Alan Murphy MSE student
My primary reason for choosing UMD was because of the incredible STEM advances

We chatted with Alan - who will graduate in May, 2018 - to learn more about his experience in the Materials Science and Engineering undergrad program, and to find out why he chose the University of Maryland for his studies.

Why did you choose to study at the University of Maryland?

My primary reason for choosing UMD was because of the incredible STEM advances in the Clark School of Engineering. Whether it’s transparent wood, a human-powered helicopter, or a house that runs solely on solar power, the Clark School has amazing students that pioneer exciting projects, and I wanted to become one of these students. Also, the Clark School’s reputation is ever-increasing in the country and in the world. All in all, UMD worked best for me in terms of distance from my family, amount of school spirit, and engineering rigor.

How did you learn about MSE, and why did you decide to major in it?

I first learned about MSE at Maryland Day 2012. I was in my sophomore year of high school, and I knew I wanted to pursue engineering, but wasn’t sure which specialization. A few weeks after that Maryland Day, I remember watching a NOVA video about graphene and its potential applications. I instantly fell in love with graphene and material science. I knew I wanted to join the graphene research efforts (since then, I have changed my focus to transparent wood). What’s awesome about MSE is that it is the backbone for a lot of science and engineering disciplines. A degree in MSE allows you to work for a lot of different companies, so it’s nice to have that flexibility. 

Have you conducted any on- or off-campus research?

I currently conduct on-campus research in Professor Hu’s group, with a focus on fabricating transparent wood. It’s a very exciting topic, because transparent wood aims to replace glass as an energy-efficient window material. I’ve been working in the group since February 2017.

I’m currently the leader of one of the MSE Capstone research teams, which plans to improve upon the design of transparent wood windows created by other researchers in the Clark School. Our project aims to create a hybrid transparent wood window which finds a compromise between visibility and efficient light scattering.

In addition to working with Professor Hu, I spent 3 weeks during my freshman year winter term (January 2015) in Professor Phaneuf’s research group. I assisted post-doc Amy Marquardt with developing atomic layer coatings to protect museum artifacts.

How has your research affected your undergraduate experience or plans for the future?

First of all, research is amazing because it strengthened my network. I’ve never been in contact with so many people who have been published in my field. Furthermore, my research has enriched my undergraduate experience because it’s given me a hands-on experience which allows me to apply what I’ve learned in lecture.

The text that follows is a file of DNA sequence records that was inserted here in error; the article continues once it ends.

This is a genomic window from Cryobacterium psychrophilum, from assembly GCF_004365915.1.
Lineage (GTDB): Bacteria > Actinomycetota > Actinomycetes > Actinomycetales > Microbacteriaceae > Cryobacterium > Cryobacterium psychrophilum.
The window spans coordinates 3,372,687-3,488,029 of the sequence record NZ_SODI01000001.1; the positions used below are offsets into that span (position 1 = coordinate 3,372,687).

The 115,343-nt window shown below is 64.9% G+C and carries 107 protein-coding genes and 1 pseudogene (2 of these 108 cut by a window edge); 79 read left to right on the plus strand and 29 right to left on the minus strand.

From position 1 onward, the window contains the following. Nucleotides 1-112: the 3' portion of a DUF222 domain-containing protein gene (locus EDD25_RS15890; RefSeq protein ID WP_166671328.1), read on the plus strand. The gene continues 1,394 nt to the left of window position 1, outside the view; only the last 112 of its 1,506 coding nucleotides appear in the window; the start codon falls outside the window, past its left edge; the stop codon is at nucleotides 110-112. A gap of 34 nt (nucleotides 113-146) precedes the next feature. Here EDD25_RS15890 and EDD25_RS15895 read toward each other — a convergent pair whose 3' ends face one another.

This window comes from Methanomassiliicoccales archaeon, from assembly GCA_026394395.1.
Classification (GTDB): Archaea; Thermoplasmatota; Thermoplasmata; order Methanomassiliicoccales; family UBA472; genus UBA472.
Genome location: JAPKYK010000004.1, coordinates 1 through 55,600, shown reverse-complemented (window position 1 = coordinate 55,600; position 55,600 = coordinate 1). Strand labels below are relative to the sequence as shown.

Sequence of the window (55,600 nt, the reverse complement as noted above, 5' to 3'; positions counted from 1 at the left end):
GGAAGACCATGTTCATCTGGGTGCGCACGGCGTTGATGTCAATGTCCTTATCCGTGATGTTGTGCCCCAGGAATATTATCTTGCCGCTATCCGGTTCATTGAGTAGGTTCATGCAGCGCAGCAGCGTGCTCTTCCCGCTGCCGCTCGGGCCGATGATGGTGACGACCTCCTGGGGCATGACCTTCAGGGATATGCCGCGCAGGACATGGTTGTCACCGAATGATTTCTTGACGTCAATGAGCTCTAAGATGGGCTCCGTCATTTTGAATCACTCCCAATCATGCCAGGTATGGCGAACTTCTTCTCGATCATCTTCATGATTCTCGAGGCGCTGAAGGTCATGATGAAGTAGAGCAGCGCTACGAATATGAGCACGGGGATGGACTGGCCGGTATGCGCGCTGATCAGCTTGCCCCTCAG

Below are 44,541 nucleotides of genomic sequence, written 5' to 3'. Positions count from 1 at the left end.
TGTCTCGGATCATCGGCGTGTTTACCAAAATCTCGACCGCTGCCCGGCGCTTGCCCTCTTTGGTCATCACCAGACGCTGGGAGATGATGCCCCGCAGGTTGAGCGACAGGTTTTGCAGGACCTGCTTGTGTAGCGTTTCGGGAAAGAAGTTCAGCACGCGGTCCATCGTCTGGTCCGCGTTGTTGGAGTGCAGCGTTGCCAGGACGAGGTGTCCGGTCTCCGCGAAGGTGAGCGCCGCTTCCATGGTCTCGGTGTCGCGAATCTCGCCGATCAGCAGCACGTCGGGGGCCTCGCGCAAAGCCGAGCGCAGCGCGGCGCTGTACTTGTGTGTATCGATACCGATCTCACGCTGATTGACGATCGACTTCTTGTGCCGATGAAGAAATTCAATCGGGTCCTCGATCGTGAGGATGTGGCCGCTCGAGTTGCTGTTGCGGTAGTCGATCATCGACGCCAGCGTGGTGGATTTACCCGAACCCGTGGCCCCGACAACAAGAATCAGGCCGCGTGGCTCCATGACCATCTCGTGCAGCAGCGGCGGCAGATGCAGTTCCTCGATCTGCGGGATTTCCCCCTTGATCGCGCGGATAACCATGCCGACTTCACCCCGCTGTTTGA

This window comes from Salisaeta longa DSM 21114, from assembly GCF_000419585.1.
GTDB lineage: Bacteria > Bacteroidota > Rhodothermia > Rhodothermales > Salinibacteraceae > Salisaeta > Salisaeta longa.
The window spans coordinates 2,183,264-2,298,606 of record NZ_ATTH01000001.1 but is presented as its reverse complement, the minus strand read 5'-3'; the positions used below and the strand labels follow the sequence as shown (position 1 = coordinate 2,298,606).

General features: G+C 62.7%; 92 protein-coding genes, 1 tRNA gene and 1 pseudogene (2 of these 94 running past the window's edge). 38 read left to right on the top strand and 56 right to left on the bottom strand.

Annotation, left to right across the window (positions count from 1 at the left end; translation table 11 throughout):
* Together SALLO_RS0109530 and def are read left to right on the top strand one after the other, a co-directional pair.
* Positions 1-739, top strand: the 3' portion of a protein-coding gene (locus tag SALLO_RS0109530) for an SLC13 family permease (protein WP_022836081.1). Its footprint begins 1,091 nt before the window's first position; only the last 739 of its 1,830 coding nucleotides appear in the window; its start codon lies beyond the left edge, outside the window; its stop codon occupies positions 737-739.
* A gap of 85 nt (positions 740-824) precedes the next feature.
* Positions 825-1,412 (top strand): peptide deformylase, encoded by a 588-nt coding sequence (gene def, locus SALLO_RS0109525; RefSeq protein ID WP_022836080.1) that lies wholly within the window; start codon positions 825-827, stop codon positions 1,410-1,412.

I’m currently applying to graduate school, and having research on my resume will definitely affect my chances of acceptance. I plan on pursuing a Master’s of Science in Materials Science, so having undergraduate research experience will prepare me for the graduate thesis research I’ll (hopefully) be undertaking very soon.

What has been your favorite class, and why?

My favorite class is ENMA312 (Experimental Methods in Materials Science) because it was the perfect blend of professional report writing, hands-on experiments, and lecture. A lot of the skills learned in that course have directly applied to my research. For example, ENMA312 taught me how to measure thermal conductivity, which is a property frequently measured in transparent wood.

I’ve enjoyed all of my materials classes, though. The professors are so knowledgeable and passionate about the various topics, and I’ve learned so much from each class.

What's the best piece of advice you would give to another student, especially one thinking of majoring in MSE?

The best piece of advice I would give to another student thinking of majoring in MSE is to be true to yourself. That is, if you don’t like the major you choose, switch to one you actually enjoy! I have several close friends who hesitated to switch majors until their junior year, and regretted not doing it earlier. So if you take ENMA180 and ENMA300 and realize it’s more frustrating than interesting, definitely consider switching to another major (you’ll thank yourself later). The university provides a ton of help for those switching majors to make the change not as frightening.

If you do end up choosing MSE (because it’s something you have a passion for), know that you’ll have an amazing network of MSE alums to contact, so take advantage of that. You’ll also have access to an awesome lounge, old homeworks/exams for MSE classes, and a fun community full of MSE undergraduates like you (MatES)! So don’t hesitate to reach out to them either; they’re going to help you a ton throughout the four years.

Finally, if you’re looking into doing research, don’t hesitate to contact professors about joining their research groups! Most usually have a vacancy or two. Working for a professor is a great thing to add to your resume and it’s a great way to get that lab experience you’ll need in the future.

What do you do outside of class and the lab?

I tutor undergraduate students in math and science, mentor freshman in the Honors College, go salsa dancing on the weekends, watch an occasional Maryland sports game, and hang out with friends.

What would you like to do after graduation?

I will be pursuing a Master’s degree in Material Science, then hopefully starting my own company related to transparent wood.